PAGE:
The Ironbound district of Newark, New Jersey, has been known by many names over the years - Down Neck, the East Ward, the Meadows. There was even a time in the early days when locals called it Texas, owing to its remote setting in the marshes around the mouth of the Passaic River. Then everything changed. Newark boomed with industrial growth, and the Ironbound grew right along with it. The Morris Canal was completed in 1832, followed in short order by the first of several railways - the "iron" that eventually gave the neighborhood its name. Factories went up, immigrants poured in, and the Ironbound became a "district of industrial uproar ... its people ... a hodge-podge of nationalities ... speaking many old-world tongues." In these richly illustrated pages, Edward A. Jardim tells the story of the Ironbound with all the humanity and dynamism of the neighborhood itself - the shifting populations; the political intrigues; the fortunes and follies; the saints, sinners, and ordinary joes. It's a story of struggle and aspiration, of social change and economic upheaval, and, perhaps most important, of an urban community shaped by industrialization and its aftermath.
At a bus stop in a run-down New Jersey town, Darja, a Polish immigrant cleaning lady, is done talking about feelings; it’s time to talk money. Over the course of 20 years, and three relationships, Darja negotiates for her future with men who can offer her love or security, but never both. Award-winning playwright Martyna Majok’s IRONBOUND is a darkly funny, heartbreaking portrait of a woman for whom love is a luxury—and a liability—as she fights to survive in America.
Marc Holzer and Richard W. Schwester have written a fresh and highly engaging textbook for the introductory course in Public Administration. Their coverage is both comprehensive and cutting-edge, including not only all the basic topics (OT, budgeting, HRM), but also reflecting new realities in public administration: innovations in e-government, the importance of new technology, changes in intergovernmental relations, especially the emphasis on inter-local and shared regional resources, and public performance and accountability initiatives. Public Administration has been crafted with student appeal in mind. Each of the book’s chapters is generously illustrated with cartoons, quotes, and art...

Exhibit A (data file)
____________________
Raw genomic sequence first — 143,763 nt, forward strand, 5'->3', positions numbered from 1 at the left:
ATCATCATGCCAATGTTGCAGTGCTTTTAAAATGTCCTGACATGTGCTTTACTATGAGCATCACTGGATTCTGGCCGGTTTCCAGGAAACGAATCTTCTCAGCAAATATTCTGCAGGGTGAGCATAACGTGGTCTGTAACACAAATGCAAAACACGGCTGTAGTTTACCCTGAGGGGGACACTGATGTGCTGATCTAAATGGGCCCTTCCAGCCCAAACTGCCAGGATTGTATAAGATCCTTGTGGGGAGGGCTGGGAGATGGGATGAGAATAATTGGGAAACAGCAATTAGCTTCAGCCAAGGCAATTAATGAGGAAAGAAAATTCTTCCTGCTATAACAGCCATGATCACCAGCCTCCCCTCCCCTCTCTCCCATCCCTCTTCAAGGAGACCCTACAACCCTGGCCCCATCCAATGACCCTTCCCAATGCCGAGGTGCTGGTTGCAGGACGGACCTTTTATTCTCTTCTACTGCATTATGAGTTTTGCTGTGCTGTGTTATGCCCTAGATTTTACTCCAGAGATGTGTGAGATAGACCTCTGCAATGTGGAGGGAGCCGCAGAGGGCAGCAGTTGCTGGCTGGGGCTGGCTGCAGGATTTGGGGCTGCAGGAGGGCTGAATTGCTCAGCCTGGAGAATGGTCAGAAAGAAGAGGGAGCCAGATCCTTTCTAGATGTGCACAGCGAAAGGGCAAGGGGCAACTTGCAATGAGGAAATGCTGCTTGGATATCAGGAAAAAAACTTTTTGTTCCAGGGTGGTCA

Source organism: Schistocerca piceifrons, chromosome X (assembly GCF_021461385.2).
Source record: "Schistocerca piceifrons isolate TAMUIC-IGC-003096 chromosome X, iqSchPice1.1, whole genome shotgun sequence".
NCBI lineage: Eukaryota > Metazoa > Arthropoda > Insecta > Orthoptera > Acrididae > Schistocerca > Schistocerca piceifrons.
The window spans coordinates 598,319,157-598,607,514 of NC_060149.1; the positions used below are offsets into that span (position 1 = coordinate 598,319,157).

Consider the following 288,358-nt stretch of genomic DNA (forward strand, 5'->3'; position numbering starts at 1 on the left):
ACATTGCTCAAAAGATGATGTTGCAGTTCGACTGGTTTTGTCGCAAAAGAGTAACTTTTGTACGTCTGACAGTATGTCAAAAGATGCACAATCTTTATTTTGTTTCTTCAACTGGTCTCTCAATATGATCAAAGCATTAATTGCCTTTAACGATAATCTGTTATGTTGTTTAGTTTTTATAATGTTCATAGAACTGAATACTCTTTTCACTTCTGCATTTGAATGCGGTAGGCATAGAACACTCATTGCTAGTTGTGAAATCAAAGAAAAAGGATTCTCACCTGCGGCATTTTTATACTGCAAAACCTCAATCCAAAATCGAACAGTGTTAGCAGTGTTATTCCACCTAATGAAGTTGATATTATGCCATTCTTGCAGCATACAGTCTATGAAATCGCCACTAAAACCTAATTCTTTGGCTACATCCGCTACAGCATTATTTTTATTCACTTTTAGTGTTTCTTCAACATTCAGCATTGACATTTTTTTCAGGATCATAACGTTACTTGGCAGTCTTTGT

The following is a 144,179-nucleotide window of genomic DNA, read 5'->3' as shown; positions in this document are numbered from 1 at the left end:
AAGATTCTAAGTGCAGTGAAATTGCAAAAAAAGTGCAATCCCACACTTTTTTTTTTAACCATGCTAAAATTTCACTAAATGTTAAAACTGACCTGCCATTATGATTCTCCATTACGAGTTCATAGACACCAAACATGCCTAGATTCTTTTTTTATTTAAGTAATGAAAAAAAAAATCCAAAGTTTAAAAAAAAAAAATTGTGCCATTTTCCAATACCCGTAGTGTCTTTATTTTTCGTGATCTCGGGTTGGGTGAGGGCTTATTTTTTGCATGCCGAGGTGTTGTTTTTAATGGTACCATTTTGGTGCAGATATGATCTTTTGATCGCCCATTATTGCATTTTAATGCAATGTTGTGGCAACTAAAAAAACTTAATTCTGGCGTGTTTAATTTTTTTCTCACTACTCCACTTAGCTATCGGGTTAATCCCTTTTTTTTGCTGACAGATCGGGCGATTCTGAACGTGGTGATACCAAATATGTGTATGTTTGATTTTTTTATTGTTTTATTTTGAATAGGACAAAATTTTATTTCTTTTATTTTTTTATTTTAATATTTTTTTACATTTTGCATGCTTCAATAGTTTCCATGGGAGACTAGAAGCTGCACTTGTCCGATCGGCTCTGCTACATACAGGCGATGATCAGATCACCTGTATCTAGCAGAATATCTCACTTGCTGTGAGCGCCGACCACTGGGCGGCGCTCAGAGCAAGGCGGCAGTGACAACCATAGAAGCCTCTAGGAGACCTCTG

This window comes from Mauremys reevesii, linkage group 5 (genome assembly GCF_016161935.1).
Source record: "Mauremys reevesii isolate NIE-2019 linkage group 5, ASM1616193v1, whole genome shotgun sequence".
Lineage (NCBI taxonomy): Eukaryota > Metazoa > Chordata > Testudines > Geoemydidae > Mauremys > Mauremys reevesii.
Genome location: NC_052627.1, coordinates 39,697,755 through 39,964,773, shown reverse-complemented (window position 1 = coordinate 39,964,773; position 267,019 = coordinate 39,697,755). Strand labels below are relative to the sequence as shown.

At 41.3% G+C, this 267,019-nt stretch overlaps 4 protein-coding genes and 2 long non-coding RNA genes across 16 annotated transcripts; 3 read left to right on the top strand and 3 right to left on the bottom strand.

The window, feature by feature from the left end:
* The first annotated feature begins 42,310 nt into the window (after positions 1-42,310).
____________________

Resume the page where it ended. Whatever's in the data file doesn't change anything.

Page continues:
"The Iron-Bound Coast" is a New Zealand publishing gem, discovered by Bob Harvey while researching the history of Aucklands spectacular west coast. Prepared from the late Wally Badhams manuscripts, the book records the early years of Karekare and neighbouring farming and logging settlements, at a time when car and air travel were starting to end the isolation of these stunning locations. Badham spins captivating yarns about the people and events of the first half of the twentieth century; with over 200 photos, many never-before published, this is a book to read and admire.